(This question continues the previous one)

I am creating a questionnaire, and I have identified 3 questions which are skewed (2 positively skewed & 1 negatively skewed). I successfully transformed two of the questions using Lg10 and inverse of Lg10 on SPSS, but the second positively skewed question is still positively skewed even after the Lg10 transformation. My questions are the following:

  1. Is it "okay" for the question to still be positively skewed after the transformation? Is any further action needed (any further transformation(s))?
  2. Can I use a different transformation on this specific question (the remaining positively skewed one) or do I have to use the same transformation for all of the skewed questions?
  3. What is the next "strongest" transformation after Lg10 on SPSS? How would it be entered on SPSS? (e.x. negatively skewed question = Lg10((Max. Score + 1) - Question))

Regarding 1) Factor analysis is based on correlations/covariances. When a highly skewed variable is part of a correlation, the correlation can be affected by the extreme points. This will affect the factor analysis, although I do not know of literature on the extent of the effect (it's probably been studied, though).

Regarding 2) You do not need to use the same transformation on each variable. But transforming variables in different ways and then doing factor analysis can lead to factors that are somewhat hard to interpret.

Regarding 3) I don't know SPSS, sorry.

More generally, what is the nature of these questions? Are they Likert-type scales? Physical measurements? Or what? Ideally, you could tell us what they actually mean.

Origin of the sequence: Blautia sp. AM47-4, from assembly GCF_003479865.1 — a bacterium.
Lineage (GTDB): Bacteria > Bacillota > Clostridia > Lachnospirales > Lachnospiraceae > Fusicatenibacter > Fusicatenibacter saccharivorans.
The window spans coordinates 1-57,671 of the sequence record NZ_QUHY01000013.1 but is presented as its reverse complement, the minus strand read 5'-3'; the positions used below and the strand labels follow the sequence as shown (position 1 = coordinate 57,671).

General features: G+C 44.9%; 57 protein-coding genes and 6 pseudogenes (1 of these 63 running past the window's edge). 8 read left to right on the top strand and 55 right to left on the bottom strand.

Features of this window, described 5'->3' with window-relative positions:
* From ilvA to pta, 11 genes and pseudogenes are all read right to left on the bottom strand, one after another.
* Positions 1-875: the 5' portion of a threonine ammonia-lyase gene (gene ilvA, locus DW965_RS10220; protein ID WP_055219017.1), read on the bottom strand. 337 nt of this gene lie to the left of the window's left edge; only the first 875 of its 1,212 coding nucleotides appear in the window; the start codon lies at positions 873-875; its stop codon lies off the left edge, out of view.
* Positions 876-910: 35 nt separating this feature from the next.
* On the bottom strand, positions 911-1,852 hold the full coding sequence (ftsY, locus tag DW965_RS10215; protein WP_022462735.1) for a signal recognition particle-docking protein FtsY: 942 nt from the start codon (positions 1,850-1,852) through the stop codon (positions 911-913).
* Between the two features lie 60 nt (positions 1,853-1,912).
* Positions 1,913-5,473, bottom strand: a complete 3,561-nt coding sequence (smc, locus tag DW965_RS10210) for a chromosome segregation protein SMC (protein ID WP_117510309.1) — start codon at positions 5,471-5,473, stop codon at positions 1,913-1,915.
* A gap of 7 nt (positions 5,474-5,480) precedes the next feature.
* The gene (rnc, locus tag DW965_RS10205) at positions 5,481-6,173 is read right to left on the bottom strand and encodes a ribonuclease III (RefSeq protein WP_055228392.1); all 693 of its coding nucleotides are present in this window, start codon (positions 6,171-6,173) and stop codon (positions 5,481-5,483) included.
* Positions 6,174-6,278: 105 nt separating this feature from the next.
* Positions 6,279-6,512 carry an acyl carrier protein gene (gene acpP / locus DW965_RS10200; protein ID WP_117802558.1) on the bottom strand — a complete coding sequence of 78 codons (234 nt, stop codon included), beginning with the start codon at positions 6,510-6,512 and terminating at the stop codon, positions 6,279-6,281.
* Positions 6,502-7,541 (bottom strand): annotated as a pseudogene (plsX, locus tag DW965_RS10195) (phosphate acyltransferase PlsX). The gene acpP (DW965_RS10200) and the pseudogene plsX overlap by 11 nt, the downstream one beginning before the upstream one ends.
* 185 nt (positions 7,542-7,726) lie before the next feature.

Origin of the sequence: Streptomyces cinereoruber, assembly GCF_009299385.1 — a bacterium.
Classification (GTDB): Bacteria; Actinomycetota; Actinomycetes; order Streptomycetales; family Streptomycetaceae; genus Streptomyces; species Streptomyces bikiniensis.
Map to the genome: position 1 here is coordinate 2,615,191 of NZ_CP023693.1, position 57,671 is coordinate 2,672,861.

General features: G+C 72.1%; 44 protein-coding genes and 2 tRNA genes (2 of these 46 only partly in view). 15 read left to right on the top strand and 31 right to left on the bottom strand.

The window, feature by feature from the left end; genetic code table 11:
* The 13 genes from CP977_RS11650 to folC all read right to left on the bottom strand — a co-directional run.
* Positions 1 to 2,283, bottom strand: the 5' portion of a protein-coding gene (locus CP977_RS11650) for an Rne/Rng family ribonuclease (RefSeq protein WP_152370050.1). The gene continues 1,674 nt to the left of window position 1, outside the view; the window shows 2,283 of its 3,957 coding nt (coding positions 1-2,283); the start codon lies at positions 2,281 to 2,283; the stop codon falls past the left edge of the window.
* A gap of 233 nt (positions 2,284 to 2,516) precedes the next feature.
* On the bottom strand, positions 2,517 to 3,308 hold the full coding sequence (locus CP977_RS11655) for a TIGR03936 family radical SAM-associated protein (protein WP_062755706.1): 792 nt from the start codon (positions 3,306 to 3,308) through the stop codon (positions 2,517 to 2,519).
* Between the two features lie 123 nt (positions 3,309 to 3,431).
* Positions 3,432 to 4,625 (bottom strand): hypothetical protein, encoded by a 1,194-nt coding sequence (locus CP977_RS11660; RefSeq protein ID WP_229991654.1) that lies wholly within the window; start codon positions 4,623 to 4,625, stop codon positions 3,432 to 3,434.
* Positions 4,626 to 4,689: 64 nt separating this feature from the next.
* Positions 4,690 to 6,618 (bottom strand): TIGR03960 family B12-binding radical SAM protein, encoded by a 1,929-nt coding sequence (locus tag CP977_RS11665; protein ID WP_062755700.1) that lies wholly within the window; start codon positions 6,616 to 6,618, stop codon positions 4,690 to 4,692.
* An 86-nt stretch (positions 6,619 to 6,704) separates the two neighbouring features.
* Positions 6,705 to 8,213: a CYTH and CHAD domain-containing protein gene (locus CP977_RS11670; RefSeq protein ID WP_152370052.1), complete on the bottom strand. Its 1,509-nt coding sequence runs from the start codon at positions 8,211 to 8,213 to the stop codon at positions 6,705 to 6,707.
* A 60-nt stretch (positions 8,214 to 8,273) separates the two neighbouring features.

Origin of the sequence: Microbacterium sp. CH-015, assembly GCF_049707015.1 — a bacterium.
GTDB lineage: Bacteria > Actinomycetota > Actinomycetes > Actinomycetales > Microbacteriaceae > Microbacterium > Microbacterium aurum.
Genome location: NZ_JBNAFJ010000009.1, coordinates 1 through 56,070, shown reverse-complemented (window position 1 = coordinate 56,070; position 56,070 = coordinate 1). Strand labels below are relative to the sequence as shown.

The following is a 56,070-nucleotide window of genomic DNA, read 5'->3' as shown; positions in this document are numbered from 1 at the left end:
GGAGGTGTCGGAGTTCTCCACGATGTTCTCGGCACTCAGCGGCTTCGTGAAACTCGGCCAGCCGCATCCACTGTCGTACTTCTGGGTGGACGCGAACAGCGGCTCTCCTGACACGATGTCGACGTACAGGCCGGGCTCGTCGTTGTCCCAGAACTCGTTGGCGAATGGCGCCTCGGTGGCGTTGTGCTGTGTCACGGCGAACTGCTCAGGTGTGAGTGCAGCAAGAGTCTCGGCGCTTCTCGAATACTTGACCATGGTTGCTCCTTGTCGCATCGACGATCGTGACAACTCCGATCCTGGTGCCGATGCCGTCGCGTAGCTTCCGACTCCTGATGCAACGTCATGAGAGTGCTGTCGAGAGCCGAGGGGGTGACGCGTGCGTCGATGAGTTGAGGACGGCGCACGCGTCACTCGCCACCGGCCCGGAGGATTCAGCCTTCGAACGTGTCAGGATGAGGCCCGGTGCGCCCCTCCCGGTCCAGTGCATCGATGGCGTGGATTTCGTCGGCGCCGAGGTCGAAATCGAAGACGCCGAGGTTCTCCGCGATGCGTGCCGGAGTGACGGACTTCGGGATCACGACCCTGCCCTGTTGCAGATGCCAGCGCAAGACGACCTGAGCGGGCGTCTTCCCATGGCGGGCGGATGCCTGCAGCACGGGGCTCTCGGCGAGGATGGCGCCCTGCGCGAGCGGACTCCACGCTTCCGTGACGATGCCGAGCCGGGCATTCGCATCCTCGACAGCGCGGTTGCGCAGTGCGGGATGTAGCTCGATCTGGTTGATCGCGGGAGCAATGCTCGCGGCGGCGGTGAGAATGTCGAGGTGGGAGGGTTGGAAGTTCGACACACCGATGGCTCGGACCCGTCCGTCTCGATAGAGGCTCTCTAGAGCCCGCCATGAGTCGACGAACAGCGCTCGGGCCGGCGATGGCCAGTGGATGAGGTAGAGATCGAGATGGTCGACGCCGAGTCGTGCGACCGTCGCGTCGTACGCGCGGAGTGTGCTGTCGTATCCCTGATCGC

• $\begingroup$ Thanks for your response! The questions are Likert-type scales. Example: "I do not have a reason for living" with answer choices 1 - 6 (1 = strongly disagree/ 6 = strongly agree). $\endgroup$ – Madeline Aug 21 '12 at 11:52
  • $\begingroup$ I would NOT transform Likert type items in any way. Items that are very highly skewed, with only 7 levels, are items where nearly all gave a response at the end. These items may not be useful at all; they add little information. I would first look at Cronbach alpha for items that don't correlate well with the others. I'd consider deleting the highly skewed items. However, all this depends on SUBSTANCE and what the actual questions are. It may well be that factor analysis is not the best tool. $\endgroup$ – Peter Flom - Reinstate Monica Aug 21 '12 at 12:15

I agree with Peter that scores on 1-6-range items should not be transformed - not because it's theoretically wrong but because it's unlikely to help. One option is, as I think Peter implies, to find sound ways to combine such items into scales, which may have more interval-level properties than do the items themselves. These scales could then be inputs for further procedures that address your research questions.

A second option is actually to use the original items in a factor analysis. This goes against common wisdom, and it won't help you if you are using maximum likelihood factor extraction, which depends on normally distributed items. But I am often surprised at how useful principal axis factor analytic results turn out even when based on skewed distributions from what were originally considered ordinal-level items. Commonalities, variances explained, and factor loadings often come out satisfyingly high despite this apparent violation of best practices. If you try this, you may find it's helpful, but don't take the loadings and other results too literally: they'll be approximations. E.g., I wouldn't report loadings to more than 1 decimal place.